Location: South Central
Location: South East Coast
Speciality: General Radiographer
Location: East Midlands
X-rays of young people in Australia have revealed a worrying consequence of the modern digital age that could lead to a generation of hunchbacks all across the world.
Dr James Carter spoke to the Daily Mail Australia about the growing problem of 'text neck', a condition that he is increasingly seeing present in adolescents who spend a large amount of time on their mobile phones or laptops, bending their necks for long periods of time in order to see small screens. He warns that in the long term, this could lead to the development of a hunchback, as well as other health problems.
He detected the problem after noticing a larger number of teenage patients were coming to his surgery seeking treatment for headaches, but after full X-rays, he could see that many had the same issue - a backwards curve in the neck due to spending hours bent over a screen.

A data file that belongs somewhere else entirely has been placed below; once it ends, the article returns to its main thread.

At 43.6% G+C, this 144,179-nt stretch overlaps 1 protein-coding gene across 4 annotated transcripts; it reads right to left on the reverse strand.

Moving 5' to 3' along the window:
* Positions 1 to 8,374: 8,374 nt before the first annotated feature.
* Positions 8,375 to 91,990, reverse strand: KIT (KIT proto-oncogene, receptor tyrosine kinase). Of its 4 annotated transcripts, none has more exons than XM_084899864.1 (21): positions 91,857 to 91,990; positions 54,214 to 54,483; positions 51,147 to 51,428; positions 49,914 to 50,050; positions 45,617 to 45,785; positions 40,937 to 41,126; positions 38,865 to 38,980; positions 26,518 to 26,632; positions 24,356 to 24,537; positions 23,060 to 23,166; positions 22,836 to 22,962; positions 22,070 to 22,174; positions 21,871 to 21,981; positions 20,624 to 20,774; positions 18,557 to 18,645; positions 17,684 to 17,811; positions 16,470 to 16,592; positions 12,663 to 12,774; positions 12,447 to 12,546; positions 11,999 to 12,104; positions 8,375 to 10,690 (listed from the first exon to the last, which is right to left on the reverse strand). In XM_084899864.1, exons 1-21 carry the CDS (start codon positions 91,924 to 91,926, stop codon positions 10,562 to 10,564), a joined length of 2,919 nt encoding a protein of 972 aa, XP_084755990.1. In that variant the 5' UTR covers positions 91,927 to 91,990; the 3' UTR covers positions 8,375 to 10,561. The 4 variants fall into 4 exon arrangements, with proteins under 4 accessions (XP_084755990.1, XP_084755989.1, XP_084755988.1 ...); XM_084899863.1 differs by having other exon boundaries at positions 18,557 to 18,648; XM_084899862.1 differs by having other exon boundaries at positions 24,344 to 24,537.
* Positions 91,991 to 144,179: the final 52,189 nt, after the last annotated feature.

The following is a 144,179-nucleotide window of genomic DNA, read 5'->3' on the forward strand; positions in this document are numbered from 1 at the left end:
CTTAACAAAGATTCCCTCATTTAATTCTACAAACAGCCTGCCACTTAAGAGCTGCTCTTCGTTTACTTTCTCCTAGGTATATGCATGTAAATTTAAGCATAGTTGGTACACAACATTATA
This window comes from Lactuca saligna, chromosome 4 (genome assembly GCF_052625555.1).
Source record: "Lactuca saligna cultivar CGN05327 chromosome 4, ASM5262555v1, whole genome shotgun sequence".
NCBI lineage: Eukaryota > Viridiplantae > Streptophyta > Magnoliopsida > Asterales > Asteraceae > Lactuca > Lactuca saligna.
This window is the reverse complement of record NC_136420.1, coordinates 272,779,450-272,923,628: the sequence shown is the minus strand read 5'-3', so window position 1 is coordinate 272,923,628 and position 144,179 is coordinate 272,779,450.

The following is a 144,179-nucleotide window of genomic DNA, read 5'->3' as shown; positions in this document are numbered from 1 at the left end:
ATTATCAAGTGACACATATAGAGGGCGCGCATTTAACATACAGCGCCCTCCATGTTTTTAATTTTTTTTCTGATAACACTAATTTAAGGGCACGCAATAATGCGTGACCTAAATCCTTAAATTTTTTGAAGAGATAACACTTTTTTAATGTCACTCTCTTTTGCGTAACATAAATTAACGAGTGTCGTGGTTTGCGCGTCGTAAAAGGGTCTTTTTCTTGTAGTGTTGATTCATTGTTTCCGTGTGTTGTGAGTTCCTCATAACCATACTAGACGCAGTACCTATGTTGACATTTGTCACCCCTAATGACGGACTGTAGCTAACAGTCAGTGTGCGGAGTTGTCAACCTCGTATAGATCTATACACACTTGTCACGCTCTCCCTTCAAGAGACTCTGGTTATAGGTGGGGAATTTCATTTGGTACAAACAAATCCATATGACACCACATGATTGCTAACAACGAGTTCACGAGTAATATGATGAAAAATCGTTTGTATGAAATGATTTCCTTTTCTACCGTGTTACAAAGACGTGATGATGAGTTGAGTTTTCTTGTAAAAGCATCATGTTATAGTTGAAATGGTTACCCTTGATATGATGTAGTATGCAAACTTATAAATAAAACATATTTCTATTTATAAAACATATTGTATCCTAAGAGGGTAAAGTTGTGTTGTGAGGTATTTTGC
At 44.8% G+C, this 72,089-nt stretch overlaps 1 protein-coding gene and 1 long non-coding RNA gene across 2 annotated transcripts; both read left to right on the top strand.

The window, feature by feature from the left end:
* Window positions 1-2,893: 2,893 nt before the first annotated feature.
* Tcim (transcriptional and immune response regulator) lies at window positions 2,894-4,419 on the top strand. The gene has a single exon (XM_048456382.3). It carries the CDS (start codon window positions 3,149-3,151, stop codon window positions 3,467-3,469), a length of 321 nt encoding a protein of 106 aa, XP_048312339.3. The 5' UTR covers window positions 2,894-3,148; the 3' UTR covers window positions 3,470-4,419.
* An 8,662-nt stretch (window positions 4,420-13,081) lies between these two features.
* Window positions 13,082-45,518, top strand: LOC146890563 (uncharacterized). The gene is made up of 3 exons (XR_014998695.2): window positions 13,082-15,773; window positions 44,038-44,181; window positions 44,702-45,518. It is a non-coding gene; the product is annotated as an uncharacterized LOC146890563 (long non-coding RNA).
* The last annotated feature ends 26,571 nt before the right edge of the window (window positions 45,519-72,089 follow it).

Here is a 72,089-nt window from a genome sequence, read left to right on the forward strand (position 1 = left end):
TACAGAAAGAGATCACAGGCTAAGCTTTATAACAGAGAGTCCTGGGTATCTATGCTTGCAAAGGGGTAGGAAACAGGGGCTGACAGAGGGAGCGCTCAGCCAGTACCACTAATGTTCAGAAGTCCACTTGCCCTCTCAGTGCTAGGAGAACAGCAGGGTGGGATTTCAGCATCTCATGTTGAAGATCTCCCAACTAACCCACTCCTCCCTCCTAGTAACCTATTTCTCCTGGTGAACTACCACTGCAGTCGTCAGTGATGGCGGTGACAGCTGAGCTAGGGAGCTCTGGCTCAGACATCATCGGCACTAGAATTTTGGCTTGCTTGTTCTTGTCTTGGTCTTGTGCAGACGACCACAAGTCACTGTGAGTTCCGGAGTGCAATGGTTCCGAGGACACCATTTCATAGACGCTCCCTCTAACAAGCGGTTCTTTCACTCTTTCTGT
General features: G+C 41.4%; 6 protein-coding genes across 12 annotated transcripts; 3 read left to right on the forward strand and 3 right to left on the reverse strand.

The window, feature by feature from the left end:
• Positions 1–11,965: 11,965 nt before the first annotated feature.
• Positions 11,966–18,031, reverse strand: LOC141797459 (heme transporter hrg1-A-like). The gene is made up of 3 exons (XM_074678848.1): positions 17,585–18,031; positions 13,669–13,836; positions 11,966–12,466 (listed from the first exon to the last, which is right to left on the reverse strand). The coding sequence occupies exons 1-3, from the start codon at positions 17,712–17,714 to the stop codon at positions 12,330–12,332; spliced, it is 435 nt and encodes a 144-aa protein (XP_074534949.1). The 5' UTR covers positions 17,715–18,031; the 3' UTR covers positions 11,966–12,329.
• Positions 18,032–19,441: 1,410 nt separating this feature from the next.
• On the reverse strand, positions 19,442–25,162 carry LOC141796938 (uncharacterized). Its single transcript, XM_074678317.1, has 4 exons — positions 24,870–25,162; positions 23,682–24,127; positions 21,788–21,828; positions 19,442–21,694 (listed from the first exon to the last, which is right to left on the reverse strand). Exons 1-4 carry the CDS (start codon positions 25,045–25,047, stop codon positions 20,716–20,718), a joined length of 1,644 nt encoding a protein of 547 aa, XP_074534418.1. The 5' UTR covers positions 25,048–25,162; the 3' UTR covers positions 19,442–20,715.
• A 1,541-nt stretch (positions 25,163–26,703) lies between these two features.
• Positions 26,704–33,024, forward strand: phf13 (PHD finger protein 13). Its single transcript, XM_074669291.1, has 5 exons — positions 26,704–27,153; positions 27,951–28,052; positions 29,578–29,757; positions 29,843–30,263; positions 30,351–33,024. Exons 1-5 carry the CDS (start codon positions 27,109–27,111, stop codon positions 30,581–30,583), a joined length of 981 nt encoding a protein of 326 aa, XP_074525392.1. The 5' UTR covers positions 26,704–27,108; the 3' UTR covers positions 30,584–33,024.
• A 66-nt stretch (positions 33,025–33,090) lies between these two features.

Worryingly, children as young as seven have shown signs of 'text neck', leading to concerns that hunchbacks and unnatural curvatures of the spine could be prevalent among the next generation.
Statistics show that the average smartphone user spends four hours each day looking down at their device's screen, placing as many as 1,400 hours extra strain on their neck and spine each year.
Sammy Margo of the UK's Chartered Society of Physiotherapy explained: "When you drop your chin onto your chest for a long period, you are stretching the whole structure. Eventually, in conjunction with a sedentary lifestyle, it could lead to serious consequences."
Dr Chris McCarthy, a consultant spinal physiotherapist for the Imperial College Healthcare NHS Trust, added that the problem is likely to be exacerbated if young people are not partaking in any exercise and stay in one position while online or texting. The more time a young person spends doing this, the pain in their spines throughout the rest of their lives is likely to be greater.
Written by Megan Smith
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